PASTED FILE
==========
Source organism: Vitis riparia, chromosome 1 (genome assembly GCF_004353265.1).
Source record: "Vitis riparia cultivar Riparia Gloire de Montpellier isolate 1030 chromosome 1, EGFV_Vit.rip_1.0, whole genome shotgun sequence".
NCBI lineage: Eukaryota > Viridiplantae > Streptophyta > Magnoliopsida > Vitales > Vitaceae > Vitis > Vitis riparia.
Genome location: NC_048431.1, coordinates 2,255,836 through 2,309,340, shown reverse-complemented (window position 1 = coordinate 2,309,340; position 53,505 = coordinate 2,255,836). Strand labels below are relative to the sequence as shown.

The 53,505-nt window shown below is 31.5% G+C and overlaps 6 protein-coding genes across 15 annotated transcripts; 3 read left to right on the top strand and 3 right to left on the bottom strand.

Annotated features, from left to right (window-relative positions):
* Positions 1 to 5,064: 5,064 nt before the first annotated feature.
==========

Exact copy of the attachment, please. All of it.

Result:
Source organism: Vitis riparia, chromosome 1 (genome assembly GCF_004353265.1).
Source record: "Vitis riparia cultivar Riparia Gloire de Montpellier isolate 1030 chromosome 1, EGFV_Vit.rip_1.0, whole genome shotgun sequence".
NCBI lineage: Eukaryota > Viridiplantae > Streptophyta > Magnoliopsida > Vitales > Vitaceae > Vitis > Vitis riparia.
Genome location: NC_048431.1, coordinates 2,255,836 through 2,309,340, shown reverse-complemented (window position 1 = coordinate 2,309,340; position 53,505 = coordinate 2,255,836). Strand labels below are relative to the sequence as shown.

The 53,505-nt window shown below is 31.5% G+C and overlaps 6 protein-coding genes across 15 annotated transcripts; 3 read left to right on the top strand and 3 right to left on the bottom strand.

Annotated features, from left to right (window-relative positions):
* Positions 1 to 5,064: 5,064 nt before the first annotated feature.